Technology and Science in Ancient Civilizations

Technology and Science in Ancient Civilizations

Technology and Science in Ancient Civilizations

Technology and Science in Ancient Civilizations

Synopsis

Why did the Greeks excel in geometry, but lag begin the Mesopotamians in arithmetic? How were the great pyramids of Egypt and the Han tombs in China constructed? What did the complex system of canals and dykes in the Tigris and Euphrates river valley have to do with the deforestation of Lebanon's famed cedar forests? This work presents a cross-cultural comparison of the ways in which the ancients learned about and preserved their knowledge of the natural world, and the ways in which they developed technologies that enabled them to adapt to and shape their surroundings. Covering the major ancient civilizations - those of Mesopotamia, Egypt, China, Greece, the Indus Valley, and Meso-America - Olson explores how language and numbering systems influenced the social structure, how seemingly beneficial construction projects affected a civilization's rise or decline, how religion and magic shaped both medicine and agriculture, and how trade and the resulting cultural interactions transformed the making of both everyday household items and items intended as art. Along the way, Olson delves into how scientific knowledge and its technological applications changed the daily lives of the ancients.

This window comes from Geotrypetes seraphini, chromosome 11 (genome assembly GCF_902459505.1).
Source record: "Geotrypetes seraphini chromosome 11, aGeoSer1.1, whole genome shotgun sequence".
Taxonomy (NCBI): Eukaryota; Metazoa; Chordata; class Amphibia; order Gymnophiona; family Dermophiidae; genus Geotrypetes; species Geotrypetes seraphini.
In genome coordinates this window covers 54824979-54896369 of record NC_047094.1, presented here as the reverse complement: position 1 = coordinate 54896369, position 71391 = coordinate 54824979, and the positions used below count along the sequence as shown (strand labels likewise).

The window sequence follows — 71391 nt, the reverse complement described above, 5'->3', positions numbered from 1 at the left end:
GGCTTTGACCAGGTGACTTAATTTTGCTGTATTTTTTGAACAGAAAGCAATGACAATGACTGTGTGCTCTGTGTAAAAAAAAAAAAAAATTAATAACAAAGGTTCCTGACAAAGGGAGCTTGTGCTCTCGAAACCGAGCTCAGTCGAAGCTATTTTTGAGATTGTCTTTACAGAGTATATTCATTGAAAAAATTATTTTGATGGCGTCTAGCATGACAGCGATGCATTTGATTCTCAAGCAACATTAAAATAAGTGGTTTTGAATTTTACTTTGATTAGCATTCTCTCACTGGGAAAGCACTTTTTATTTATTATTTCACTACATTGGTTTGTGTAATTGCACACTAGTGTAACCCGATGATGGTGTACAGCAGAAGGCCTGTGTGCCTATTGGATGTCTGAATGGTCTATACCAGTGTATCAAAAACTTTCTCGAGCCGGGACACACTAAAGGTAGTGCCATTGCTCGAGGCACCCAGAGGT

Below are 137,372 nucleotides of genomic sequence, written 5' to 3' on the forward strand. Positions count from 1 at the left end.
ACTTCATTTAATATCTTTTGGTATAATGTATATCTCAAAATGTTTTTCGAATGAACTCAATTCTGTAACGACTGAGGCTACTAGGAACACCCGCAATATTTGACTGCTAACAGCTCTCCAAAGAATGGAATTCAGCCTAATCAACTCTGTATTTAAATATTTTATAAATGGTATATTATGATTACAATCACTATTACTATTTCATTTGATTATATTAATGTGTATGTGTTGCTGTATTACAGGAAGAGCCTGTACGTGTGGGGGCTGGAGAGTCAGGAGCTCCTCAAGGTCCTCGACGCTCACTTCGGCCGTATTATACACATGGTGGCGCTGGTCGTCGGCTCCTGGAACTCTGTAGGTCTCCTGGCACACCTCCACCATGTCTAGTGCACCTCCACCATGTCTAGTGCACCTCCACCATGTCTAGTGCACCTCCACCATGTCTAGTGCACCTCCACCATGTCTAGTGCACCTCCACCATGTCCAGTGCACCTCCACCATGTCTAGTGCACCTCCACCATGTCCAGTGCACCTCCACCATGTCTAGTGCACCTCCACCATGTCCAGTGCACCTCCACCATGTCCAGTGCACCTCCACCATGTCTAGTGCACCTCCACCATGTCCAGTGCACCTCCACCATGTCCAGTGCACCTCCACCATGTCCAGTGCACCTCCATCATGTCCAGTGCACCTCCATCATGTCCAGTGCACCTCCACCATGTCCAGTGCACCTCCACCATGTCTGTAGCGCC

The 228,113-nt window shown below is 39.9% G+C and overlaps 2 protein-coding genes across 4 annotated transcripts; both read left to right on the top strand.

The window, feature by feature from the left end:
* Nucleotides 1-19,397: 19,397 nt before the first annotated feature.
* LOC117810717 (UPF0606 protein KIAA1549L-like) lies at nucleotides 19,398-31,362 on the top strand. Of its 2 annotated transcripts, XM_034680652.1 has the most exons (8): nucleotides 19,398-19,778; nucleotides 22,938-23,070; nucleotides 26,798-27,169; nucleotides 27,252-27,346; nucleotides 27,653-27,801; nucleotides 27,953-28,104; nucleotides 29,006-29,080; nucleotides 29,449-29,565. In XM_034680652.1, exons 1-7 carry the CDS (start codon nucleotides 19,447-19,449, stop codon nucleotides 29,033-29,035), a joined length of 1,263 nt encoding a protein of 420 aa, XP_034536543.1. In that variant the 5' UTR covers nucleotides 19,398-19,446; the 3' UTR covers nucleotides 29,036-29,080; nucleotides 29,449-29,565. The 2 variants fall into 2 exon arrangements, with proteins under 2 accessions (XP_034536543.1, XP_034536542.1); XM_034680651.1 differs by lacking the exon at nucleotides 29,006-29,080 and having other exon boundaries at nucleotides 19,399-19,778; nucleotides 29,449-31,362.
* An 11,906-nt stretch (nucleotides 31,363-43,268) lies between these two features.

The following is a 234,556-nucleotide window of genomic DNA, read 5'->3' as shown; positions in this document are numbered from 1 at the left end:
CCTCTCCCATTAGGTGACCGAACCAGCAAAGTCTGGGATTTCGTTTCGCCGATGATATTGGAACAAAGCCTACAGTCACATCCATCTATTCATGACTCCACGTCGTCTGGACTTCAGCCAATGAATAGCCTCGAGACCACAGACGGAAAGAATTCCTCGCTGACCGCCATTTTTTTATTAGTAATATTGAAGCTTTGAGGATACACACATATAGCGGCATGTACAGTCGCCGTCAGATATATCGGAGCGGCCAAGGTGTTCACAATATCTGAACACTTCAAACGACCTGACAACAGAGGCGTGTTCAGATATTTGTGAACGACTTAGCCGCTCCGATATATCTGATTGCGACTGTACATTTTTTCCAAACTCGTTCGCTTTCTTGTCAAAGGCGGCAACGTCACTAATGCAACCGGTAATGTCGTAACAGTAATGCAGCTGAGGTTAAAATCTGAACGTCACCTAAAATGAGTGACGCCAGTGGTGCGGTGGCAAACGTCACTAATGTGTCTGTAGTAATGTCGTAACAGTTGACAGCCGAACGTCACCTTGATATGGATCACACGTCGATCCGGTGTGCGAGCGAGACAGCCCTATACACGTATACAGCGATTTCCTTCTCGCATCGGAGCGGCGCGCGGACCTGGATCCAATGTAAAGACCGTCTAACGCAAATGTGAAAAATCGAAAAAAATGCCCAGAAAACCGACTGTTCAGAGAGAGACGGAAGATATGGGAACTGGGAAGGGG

Excerpt

The lives of ancient peoples may seem far removed, socially, linguistically, and especially technologically, from the concerns of the modern world. Yet the popularity of historical subjects on both the big and little screens—Troy, Alexander, 300; HBO’s Rome, the many History Channel programs—demonstrates the abiding fascination the ancient world continues to exert. Some people are drawn to the dramatic differences between the ancient and modern; others seek to find the origins for contemporary cultural features or the sources to provide meaning to our modern lives. Regardless of approach, the past holds something valuable for all of us. It is literally the root of who we are, physically through our actual ancestors, and culturally in establishing the foundations for our current beliefs and practices in religious, social, domestic and political arenas. The same ancients that we study were themselves drawn to their own pasts, often asking questions similar to the ones we pose today about our past.

The books in Praeger’s series on the Ancient World address different topics from various perspectives. The ones on myth, sports, technology, warfare, and women explore these subjects cross-culturally, both within the ancient Mediterranean context—Egypt, Mesopotamia, Greece, Rome, and others— and between the ancient Mediterranean cultures and those of the Americas, Africa, and Asia. Others, including the volumes on literature, men, sexuality, and on politics and society, examine their topic more specifically within a Greek or Greek and Roman cultural framework.

All renowned scholars committed to bringing the fruits of their research to wider audiences, each author brings a distinctive new approach to their topic that differentiates them from the many books that exist on the ancient world. A major strength of the first group is their multicultural breadth, which is both informative in its comprehensive embrace and provides numerous opportunities for comparative insights. Likewise, the books in the second group explore their topics in dramatically new ways: the inner life of male . . .

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